“The remoteness of the mountain world – its harshness and its beauties – can provide us with a valuable perspective down on to the most familiar and best charted regions of our lives.”
– Robert Macfarlane, Mountains of the Mind
During the first years of the German Democratic Republic, the leading members of the Socialist Unity Party took homes in Pankow, in a crescent of villas close to the Panke river and the palace at Niederschönhausen. After 1953, when Soviet tanks rolled onto the streets of East Berlin to quell an uprising of the workers, and the 1956 Hungarian Revolution, which ended in much the same way, those head honchos, including Walter Ulbricht, Erich Mielke and Erich Honecker, decided things were not secure enough even in the leafy Berlin suburbs. Five years after Brecht had written his Buckow Elegies as a response to the events of 1953, the leadership – unable to dissolve the people / And elect another – moved north, to a fortified compound in the woods, just outside the town of Wandlitz.
They remained there until the Berlin Wall came down in 1989 and the eleven-month transition that followed, resulting in German reunification on the 3rd October 1990. Not long after the Wall came down, at the end of November 1989, the first journalists were admitted into what had become known as Volvograd, after the Swedish cars the Politbüro members drove along their special motorway between Wandlitz and East Berlin. Although the myth and rumour of the GDR had created an impression of the leaders of the GDR living in unimaginable luxury in the Waldsiedlung (‘Forest Settlement’), the reality of life in the compound was, like so much in the GDR, a little more banal. Continue reading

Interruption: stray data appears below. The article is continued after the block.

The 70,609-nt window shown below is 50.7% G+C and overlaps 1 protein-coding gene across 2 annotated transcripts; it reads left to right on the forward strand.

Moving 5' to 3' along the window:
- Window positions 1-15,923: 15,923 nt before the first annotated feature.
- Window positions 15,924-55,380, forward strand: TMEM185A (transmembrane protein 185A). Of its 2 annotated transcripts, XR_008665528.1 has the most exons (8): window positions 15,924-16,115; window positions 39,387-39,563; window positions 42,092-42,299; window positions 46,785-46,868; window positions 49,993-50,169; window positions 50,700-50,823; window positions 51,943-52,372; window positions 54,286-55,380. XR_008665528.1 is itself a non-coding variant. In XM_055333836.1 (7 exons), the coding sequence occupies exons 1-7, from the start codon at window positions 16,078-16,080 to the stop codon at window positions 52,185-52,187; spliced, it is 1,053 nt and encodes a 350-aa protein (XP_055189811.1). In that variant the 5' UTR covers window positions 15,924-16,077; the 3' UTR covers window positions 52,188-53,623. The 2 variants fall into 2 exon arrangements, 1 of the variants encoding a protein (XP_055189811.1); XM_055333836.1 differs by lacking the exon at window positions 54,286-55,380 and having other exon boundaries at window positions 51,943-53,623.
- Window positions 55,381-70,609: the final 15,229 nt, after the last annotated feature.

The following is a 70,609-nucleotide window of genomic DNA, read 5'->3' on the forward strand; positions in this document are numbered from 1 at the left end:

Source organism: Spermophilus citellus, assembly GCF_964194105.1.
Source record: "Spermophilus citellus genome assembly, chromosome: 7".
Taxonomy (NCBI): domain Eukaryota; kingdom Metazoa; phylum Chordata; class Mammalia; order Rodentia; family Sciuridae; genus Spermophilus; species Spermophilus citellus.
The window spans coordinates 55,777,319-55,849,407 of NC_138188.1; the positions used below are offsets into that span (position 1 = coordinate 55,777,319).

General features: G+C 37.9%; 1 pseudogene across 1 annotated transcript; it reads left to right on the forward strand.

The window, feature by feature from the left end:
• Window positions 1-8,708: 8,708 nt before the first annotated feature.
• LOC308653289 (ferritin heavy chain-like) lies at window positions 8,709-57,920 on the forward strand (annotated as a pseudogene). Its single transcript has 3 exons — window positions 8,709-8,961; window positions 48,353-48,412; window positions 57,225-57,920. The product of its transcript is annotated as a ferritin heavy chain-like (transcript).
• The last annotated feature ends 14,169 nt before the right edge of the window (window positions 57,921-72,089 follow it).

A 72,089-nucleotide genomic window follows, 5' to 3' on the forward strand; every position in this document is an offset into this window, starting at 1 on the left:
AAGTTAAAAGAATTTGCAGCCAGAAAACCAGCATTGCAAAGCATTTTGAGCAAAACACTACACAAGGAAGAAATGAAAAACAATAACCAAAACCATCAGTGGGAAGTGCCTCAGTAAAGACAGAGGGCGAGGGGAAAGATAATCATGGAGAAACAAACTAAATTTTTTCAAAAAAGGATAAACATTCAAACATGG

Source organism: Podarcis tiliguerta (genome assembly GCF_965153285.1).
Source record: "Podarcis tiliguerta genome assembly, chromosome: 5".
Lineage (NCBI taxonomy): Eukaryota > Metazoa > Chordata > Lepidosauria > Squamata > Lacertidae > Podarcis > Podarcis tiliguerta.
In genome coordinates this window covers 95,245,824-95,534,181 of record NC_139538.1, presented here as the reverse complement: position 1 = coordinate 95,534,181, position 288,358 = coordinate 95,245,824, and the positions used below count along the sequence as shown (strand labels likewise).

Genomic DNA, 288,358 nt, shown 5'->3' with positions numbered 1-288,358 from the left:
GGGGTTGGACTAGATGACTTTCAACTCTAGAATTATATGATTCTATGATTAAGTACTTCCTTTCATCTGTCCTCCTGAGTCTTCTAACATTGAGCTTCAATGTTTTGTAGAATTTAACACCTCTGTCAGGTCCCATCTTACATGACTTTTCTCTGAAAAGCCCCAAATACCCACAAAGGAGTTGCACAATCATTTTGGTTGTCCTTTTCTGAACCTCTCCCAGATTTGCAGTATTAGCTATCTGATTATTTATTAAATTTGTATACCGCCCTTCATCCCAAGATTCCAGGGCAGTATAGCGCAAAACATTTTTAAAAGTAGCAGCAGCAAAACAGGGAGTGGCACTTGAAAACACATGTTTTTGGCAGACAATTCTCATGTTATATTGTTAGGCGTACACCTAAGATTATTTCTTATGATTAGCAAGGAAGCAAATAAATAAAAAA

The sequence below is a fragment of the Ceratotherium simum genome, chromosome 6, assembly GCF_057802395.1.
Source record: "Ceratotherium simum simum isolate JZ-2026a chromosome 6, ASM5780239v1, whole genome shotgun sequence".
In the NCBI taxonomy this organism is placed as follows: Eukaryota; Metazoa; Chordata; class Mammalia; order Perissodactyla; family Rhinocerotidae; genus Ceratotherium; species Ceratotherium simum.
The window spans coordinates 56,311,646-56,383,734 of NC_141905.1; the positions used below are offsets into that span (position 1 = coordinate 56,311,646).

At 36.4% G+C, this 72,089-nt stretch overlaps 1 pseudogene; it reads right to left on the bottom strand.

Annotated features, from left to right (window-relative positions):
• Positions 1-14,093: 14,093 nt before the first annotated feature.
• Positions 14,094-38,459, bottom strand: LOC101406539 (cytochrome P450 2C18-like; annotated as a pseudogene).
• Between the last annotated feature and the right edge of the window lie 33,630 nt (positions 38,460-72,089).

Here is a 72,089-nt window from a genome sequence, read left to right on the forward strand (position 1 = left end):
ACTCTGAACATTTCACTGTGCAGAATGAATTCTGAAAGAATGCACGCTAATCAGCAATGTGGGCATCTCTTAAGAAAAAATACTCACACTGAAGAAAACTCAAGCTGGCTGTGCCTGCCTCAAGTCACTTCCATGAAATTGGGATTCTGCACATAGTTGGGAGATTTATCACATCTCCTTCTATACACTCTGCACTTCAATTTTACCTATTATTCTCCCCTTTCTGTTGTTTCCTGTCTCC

Down by the lake there was nothing to see. The fog had descended overnight, filling the valley and hanging above the surface of the water. On the path along the shore runners and dog-walkers appeared as ghostly visions. Somewhere, out there, was the island of a million postcards, the castle on the rocky outcrop and the high peaks of the Julian Alps. Somewhere. But not for us, not yet.
We started to walk, following the shoreline path clockwise around the lake. The road was busy with tour buses travelling the short distance from the town to the place where the wooden boats are punted across to the island and its picturesque church. Above we could see the sun forcing its way through the fog. Visibility on ground level was barely fifty metres, and yet above there was already the first hints of blue sky.
I met him by the sea, at a place where the road ended with a turning circle and a neatly mown patch of grass and a sign that said NO BALL GAMES. It was to be the last of our meetings. I had everything I needed, everything I thought I was going to get, and had only come back to say goodbye.
I rang the doorbell of the holiday cottage but there had been no response. Only then, as I looked back across the grass and down towards the water, did I see him, standing on the coastal path with binoculars raised to his eyes. Beyond him the tide was low; an old ship’s boiler – the remains of a wreck – rested on the damp sands between seaweed covered rocks. Oystercatchers, gulls and cormorants. Out on the horizon a container ship. Otherwise just the expanse of water, waiting to be filled with thoughts and memories.